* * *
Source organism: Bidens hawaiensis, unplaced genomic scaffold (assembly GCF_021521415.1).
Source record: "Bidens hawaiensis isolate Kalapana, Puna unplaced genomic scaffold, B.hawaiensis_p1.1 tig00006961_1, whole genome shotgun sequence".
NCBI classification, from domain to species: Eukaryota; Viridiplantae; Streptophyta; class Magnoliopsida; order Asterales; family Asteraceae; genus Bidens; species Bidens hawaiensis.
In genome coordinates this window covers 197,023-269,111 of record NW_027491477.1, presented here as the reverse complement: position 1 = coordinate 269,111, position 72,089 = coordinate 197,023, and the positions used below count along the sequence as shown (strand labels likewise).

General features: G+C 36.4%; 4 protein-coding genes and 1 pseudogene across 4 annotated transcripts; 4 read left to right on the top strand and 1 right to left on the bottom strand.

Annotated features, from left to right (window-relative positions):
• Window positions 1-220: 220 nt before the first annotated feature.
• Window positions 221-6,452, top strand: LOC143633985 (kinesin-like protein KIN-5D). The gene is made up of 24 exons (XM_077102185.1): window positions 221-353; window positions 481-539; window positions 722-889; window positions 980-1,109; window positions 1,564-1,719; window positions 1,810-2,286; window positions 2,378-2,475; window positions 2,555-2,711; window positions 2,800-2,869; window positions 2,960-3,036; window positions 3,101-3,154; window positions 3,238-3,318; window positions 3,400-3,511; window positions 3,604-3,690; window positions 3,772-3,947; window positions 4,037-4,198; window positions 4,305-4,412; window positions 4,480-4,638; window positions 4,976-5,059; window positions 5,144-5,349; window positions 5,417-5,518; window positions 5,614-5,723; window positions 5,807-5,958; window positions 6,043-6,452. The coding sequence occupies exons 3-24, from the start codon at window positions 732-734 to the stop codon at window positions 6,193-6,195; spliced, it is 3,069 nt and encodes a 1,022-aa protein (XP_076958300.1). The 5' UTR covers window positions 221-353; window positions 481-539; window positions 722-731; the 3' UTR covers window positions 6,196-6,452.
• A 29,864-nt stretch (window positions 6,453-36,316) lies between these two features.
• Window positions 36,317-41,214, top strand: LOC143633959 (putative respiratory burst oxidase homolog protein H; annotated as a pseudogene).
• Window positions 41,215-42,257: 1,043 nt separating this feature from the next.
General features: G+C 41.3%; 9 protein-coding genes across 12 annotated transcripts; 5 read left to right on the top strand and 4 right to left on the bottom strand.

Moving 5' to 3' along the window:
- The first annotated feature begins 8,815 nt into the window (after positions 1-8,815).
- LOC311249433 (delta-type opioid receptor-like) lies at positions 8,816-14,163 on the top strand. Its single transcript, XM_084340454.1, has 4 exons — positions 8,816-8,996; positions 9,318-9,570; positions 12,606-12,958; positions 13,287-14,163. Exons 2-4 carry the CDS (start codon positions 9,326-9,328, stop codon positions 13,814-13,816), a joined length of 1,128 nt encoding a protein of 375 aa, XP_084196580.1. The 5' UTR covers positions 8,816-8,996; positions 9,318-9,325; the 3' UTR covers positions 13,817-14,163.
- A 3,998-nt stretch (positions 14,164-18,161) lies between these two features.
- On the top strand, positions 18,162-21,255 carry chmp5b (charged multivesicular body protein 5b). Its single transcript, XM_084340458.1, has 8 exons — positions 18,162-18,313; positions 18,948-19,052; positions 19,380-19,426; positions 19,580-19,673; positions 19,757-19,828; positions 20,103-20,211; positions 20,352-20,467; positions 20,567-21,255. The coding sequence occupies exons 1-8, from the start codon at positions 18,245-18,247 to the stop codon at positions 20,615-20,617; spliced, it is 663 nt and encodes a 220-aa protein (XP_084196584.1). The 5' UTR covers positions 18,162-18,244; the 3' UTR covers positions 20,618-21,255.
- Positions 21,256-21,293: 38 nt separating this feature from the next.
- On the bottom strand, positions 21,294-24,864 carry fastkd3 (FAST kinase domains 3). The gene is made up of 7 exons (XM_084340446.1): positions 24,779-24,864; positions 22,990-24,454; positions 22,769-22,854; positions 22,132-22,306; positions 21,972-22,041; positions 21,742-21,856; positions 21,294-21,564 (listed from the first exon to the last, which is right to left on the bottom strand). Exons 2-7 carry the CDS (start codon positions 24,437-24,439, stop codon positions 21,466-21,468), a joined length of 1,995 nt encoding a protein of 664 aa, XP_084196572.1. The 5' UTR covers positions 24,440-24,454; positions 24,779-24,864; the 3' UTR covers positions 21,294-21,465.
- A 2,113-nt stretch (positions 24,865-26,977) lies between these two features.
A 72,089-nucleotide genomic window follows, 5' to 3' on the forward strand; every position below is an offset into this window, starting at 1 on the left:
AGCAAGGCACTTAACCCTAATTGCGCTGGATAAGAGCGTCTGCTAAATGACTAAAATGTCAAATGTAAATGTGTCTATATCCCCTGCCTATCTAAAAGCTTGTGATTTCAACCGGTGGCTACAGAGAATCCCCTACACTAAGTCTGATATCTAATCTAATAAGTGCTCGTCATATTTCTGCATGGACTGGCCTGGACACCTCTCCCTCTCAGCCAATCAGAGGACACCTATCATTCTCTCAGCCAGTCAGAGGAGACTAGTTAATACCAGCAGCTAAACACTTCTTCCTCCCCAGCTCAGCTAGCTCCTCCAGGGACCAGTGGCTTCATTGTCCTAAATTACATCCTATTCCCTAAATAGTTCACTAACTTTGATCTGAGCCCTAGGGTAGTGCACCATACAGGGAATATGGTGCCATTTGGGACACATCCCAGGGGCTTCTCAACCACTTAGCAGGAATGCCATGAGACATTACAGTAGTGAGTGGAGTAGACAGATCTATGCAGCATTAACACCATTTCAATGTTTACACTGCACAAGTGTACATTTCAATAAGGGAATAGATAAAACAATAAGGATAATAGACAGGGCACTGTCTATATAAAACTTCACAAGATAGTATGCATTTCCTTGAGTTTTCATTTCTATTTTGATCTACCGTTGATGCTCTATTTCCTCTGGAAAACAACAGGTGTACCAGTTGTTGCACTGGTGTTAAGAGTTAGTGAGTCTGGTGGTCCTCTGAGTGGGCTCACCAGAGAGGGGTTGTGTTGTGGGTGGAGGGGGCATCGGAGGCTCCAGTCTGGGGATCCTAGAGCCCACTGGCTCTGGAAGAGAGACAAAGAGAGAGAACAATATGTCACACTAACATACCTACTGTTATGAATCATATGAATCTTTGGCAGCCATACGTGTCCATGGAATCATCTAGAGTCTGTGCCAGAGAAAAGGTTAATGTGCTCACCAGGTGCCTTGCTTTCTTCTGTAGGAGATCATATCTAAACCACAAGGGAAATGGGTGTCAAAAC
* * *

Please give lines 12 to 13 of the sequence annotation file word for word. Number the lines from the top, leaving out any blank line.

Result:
General features: G+C 41.3%; 9 protein-coding genes across 12 annotated transcripts; 5 read left to right on the top strand and 4 right to left on the bottom strand.

Moving 5' to 3' along the window: